MY HUSBAND’S DEATH WAS MY GREATEST SETBACK
Stella Damasus Aboderin is an epitome of beauty. Though married, she is still one of the most 'toasted' Nollywood gals. She was recently cornered by Tope Olukole at a function in Lagos. Excerpts:
Can you tell us how you came into acting?
When we were growing up, I used to sing with the junior choir in church and whenever they wanted to do anything artistic in my school – drama, singing, drawing – there was this friend of mine that would tell me to go for it and I followed her instructions obediently. She used to be an opera singer and also a stage actress then.
So, when I was growing up, she made me sing along songs by Bonny M, Abba etc whenever their tapes were played. I would hold an electric kettle cord as my microphone displaying in front of a mirror. Today, the rest is history.
You must be exceptionally talented to have been able to combine singing, dancing and acting.
I think it's because I have been doing it right from my childhood. It's like it has become a part of me and I hardly find it difficult doing it. My education too really helped me. And, of course, Jaiye and God are just the brain behind it all.
Whom would you refer to as your mentor?
Jack Nicholson and Cicely Tyson. They are fantastic people and I learn a lot from them.
Would you encourage your children to go into entertainment?
Isabel, my second daughter, seems to be walking towards that path; unlike her sister, Angelica, who rather likes things technical – like the computer, cables, phones etc.
How will you classify your music?
I play all genres of music as a singer. I don't think there is any music I cannot sing. Apart from my own songs, most of the songs we render at events are copyright songs. We play all kinds of songs – from highlife to reggae; raga to juju; hip hop to oldies, jazz and stuff like that.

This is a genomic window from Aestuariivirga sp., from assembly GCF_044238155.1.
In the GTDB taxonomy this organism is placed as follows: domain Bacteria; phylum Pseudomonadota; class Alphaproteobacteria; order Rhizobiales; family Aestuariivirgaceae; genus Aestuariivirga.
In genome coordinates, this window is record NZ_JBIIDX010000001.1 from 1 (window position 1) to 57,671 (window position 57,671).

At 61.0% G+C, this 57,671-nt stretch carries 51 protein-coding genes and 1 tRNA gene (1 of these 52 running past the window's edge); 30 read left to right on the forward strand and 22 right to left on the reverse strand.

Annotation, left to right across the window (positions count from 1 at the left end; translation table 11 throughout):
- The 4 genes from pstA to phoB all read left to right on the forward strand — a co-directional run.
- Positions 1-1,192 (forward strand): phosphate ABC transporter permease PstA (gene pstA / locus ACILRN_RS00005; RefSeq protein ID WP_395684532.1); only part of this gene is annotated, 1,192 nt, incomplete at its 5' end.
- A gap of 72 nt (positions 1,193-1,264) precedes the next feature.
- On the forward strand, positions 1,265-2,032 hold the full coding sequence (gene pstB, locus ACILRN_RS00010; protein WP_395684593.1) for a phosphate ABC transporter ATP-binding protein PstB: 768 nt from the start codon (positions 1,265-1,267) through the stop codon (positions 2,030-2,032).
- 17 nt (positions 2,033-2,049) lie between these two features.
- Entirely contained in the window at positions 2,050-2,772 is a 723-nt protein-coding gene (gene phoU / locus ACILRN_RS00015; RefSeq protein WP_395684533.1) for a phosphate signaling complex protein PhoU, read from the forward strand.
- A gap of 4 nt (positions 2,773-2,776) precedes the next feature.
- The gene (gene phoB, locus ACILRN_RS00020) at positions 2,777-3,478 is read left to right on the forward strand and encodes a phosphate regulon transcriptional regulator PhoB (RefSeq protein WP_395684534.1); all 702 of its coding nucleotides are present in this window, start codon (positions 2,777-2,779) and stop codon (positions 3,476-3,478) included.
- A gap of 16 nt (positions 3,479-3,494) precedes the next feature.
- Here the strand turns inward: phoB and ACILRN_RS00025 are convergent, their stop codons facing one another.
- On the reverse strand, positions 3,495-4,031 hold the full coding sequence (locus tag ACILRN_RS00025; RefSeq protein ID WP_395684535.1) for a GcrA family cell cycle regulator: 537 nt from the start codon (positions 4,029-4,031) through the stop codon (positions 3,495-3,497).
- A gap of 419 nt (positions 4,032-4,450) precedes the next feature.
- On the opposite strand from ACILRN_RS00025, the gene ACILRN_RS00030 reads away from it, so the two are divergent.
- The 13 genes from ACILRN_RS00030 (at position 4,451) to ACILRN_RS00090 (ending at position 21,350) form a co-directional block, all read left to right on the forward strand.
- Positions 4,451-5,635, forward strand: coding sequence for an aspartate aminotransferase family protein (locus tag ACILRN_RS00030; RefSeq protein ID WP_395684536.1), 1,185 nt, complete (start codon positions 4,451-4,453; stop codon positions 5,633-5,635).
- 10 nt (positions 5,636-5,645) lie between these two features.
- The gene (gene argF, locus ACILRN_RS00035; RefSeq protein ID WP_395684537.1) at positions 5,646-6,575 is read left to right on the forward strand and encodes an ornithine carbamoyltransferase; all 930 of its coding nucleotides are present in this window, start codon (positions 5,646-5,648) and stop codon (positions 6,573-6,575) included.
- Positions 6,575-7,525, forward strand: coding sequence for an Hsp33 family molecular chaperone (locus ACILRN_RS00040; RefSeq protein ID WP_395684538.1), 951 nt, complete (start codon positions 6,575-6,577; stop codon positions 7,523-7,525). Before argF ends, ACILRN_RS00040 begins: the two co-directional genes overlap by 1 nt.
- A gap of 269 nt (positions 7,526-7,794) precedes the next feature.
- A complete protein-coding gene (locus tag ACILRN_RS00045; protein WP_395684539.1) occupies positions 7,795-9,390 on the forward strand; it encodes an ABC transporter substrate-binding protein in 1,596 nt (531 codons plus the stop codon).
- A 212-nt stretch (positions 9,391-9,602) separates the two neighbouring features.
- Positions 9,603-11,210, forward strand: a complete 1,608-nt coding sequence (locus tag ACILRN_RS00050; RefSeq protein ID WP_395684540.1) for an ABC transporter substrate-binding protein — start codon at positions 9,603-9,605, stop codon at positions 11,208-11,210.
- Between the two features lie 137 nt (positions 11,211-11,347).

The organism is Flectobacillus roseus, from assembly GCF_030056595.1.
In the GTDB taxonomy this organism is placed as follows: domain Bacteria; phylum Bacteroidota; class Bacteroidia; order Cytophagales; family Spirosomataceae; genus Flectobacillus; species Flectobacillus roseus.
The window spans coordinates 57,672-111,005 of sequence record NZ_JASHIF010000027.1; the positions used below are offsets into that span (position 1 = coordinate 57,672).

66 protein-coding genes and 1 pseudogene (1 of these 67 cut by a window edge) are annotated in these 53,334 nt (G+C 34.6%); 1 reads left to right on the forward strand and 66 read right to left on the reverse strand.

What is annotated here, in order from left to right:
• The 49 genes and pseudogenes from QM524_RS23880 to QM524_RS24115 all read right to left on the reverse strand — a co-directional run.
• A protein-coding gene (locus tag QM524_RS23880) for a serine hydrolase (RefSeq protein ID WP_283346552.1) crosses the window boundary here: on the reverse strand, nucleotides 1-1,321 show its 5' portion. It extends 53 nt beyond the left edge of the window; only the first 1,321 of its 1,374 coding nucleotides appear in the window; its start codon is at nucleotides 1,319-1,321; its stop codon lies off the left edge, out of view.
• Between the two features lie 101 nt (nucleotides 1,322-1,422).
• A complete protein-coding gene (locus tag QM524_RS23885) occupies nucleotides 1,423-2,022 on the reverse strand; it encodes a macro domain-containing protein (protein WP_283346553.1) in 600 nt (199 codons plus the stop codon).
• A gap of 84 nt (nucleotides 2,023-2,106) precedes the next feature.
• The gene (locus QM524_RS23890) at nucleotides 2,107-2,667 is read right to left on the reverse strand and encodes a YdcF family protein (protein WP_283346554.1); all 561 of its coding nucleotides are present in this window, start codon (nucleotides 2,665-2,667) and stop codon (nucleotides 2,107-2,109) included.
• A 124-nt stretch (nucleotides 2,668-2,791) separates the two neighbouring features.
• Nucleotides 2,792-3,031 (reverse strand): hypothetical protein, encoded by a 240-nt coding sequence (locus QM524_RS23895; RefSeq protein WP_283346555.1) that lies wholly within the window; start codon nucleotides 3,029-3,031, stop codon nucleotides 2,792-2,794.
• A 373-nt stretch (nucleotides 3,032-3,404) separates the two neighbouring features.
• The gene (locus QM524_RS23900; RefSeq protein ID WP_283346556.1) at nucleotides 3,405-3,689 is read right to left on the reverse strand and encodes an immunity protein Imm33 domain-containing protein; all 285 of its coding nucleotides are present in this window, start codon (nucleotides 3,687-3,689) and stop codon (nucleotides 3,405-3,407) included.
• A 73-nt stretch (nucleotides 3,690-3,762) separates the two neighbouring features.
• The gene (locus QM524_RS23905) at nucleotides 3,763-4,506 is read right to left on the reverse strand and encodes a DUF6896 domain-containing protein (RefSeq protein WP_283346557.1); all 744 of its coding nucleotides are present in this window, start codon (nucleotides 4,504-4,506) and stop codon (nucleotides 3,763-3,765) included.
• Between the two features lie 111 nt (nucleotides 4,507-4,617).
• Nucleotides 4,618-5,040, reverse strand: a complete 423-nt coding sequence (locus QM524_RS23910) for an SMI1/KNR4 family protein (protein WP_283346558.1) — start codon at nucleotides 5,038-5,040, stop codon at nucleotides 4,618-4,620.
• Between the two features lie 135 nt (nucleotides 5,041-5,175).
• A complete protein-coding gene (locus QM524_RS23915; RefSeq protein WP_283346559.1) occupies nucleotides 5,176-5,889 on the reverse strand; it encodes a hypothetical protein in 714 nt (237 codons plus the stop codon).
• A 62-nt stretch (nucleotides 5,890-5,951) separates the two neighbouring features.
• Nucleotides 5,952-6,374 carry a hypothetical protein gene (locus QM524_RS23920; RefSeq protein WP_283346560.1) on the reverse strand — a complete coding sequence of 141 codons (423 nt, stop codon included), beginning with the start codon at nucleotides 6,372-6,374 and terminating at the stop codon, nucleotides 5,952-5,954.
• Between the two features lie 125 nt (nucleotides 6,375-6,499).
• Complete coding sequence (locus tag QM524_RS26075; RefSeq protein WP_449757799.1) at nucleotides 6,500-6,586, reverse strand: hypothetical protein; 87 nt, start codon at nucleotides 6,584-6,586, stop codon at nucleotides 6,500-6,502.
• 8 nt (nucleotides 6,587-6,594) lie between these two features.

What is your beauty regimen like?
I don't have any special routine. I don't even know the names of these facial or body stuff. I am just myself because I know I have a good skin.
If there is a change of fortunes today, how do you start again?
The greatest setback I ever had in my life was the death of my husband. I doubt if there would be anything else that would ever derail me. The reason is that Jaiye's untimely death is still a shock to me.
As you can see, I am just starting from where I stopped. My acting career initially was something I never wanted anything to happen to, because I wanted to be part of it like my mentors; but when the ban of a thing came up, I moved on, and I am still moving on. A man may die. Nations may rise and fall, but an idea lives on.
What then are you struggling with at the moment?
Before Jaiye died, I used to travel to these African countries like Ghana, Togo, Republic of Benin, to buy things like fabrics, beads, bags etc. I would come back home and design and redesign them. I am trying to put the shop in good shape due to customers' yearnings. I do a lot of things for a lot of people. Those, and not forgetting my renamed band, G-Factor, are what I'm struggling with at the moment.
What propelled you into fashion business?
Really, when I wore those things, I discovered that a lot of people would just ask me how and where I got them. When I told them how I got it, they would say, 'Ah! Can you get something similar for me when next you go?' This I can say motivated me into the terrain. Thereafter, I opened Mon Afrique, an African shop, where all sorts of African items are procured.
How have you been surviving?
God never forsakes His people. I'm managing.
Any man on your mind?
- Nigerian Students Fashion and Design Week Announce
- Sony Music West Africa Welcomes Oluwaseun Lloyd Al
- Yemi Osinbajo’s GEEP Programme Awarded in Malabo,
- Mercy Johnson to launch new ‘Kitchen Talk Show’
- Peter Black joins the wave of men’s wear designers
- Household Of Comedians To Face FIRS Team At 2019 C
- Nigeria Fire Service Commends Olakunle churchill a
- Akpororo, MC Lively, Terry G, Small Doctor and Mor